Today was service day at Messiah, and having shed off the silly Freshmen assumption that it is to be taken as vacation, I joined up with a group of computer science majors seeking to serve.

As as result, I left at nine this (well, yesterday now) morning for Mission Central, a Methodist (I think) organization that has acquires and distributes goods to various mission fields. Our particular reason for being there was to help the computer division.

Basically, Mission central gets a lot of old computers donated to them. Rather than waste these artifacts (and I tell you, I saw some computers there that must have been older than me), Mission central gives them to missionaries and organizations that need anything better than paper and dried up pen. I'm probably not doing them much justice, these aren't junk heaps, just not capable of playing most video games, running Windows XP or anything made within a few years.

Our task was to take apart computers, replace their network cards, install a CD-ROM drive, and then clone them. Cloning means to copy the exact contents of one hard drive to another, overwriting whatever was there.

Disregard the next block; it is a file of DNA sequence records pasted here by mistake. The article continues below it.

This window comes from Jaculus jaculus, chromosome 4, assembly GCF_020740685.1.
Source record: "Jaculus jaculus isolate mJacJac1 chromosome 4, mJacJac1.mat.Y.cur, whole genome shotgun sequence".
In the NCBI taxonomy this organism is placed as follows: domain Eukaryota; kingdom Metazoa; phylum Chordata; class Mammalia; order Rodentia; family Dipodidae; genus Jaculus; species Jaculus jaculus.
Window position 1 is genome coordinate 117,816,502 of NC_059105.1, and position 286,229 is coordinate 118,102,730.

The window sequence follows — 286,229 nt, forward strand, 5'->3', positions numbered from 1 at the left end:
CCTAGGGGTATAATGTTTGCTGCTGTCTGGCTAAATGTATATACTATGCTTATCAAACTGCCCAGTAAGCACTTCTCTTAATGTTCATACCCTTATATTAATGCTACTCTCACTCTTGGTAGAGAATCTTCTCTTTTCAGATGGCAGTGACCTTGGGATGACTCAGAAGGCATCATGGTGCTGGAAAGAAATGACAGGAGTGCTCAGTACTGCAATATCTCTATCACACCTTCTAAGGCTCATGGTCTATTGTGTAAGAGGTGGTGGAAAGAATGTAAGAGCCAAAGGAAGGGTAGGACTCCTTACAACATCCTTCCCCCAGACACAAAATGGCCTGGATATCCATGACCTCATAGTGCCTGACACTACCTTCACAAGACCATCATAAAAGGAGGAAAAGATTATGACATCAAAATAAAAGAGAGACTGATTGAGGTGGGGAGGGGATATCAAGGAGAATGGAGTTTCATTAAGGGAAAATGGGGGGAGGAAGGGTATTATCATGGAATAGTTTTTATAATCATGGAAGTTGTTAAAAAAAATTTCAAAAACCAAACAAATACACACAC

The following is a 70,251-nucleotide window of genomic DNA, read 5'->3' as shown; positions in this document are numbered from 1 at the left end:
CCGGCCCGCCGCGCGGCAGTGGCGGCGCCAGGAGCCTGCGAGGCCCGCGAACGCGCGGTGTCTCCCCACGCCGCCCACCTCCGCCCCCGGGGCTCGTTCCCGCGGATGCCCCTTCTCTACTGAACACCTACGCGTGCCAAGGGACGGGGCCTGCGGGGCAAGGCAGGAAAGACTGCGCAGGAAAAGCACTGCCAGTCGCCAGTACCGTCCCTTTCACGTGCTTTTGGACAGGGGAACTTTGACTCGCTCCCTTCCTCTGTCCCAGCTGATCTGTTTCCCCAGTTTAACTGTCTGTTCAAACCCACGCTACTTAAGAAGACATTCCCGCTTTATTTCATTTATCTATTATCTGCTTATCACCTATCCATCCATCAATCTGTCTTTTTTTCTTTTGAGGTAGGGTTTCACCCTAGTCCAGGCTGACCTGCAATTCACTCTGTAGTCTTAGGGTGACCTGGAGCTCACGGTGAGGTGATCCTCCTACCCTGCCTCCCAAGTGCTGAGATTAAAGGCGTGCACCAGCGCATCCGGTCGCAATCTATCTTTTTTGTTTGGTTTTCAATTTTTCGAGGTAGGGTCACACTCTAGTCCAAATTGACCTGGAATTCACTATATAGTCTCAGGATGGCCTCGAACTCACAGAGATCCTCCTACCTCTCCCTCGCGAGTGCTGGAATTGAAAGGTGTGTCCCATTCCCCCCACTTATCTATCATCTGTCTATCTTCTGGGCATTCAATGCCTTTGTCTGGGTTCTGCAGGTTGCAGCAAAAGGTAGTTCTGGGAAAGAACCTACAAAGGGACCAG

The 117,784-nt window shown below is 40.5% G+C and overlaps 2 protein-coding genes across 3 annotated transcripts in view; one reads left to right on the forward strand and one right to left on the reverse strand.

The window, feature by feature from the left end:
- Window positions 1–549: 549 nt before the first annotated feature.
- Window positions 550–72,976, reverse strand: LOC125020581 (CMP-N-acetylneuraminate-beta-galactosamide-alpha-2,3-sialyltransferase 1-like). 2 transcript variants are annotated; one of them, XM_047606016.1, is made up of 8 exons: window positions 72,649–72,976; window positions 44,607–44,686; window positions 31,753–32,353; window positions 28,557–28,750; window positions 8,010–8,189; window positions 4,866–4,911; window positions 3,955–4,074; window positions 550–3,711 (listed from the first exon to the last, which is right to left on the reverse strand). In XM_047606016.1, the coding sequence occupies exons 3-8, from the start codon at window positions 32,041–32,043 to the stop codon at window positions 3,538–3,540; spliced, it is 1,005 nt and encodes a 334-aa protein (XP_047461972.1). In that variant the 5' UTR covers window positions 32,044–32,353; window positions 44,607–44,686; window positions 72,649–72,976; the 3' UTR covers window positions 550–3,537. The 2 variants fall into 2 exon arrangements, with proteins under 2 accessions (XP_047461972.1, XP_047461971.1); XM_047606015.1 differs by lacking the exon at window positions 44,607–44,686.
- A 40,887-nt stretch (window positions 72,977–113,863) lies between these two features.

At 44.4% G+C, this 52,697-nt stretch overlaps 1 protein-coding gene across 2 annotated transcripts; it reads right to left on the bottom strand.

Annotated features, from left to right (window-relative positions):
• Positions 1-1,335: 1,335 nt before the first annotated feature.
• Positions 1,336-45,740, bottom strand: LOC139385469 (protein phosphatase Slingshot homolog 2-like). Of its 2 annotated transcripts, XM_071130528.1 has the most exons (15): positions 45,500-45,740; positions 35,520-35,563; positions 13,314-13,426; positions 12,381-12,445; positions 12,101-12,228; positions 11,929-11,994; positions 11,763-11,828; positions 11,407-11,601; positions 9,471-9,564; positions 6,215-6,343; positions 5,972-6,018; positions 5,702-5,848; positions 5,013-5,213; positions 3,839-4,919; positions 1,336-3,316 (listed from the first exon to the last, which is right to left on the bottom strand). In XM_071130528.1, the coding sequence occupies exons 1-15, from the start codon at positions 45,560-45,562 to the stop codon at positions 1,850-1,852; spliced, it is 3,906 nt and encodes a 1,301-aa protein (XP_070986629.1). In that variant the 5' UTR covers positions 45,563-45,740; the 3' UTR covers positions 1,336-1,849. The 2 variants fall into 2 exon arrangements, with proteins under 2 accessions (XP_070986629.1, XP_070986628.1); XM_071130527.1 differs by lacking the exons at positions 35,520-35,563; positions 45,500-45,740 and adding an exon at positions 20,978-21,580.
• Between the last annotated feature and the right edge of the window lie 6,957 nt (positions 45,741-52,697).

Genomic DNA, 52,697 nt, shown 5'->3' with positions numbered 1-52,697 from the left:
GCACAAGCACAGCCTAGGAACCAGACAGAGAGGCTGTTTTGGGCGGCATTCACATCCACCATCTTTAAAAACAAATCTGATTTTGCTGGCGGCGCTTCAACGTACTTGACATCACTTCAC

I was randomly chosen to (after having finished one computer myself) help the man in charge deal with the server they were setting up for all of these computers (30 in all, Guatemala bound). After a couple of machines that didn't understand their own innards, we got one in working order and ready to go (save for printer drivers).

I managed to construct another computer before we needed to leave, but much of my time had been spent monkeying around with one server while the man in charge was off finding another one to try.

I'm planning on writing a letter thanking Mission Central for allowing us to volunteer, and maybe even inquiring if they could use some summer help. Who knows? There may even be a branch in Massachusetts. I do know that they have an order for two-hundred and fifty more computers for a destination I'm not aware of.

I have decided that managing the hardware aspects of computers would be something I could easily do and enjoy as a means of living. It's just the same as coding, except instead of screwed up code, you just have screwed up drivers, video cards, CD-ROM drives and weird network glitches. It's really just the same taxing problems in a different form.

Today's service was a great experience, I hope to have more such adventures in the future.

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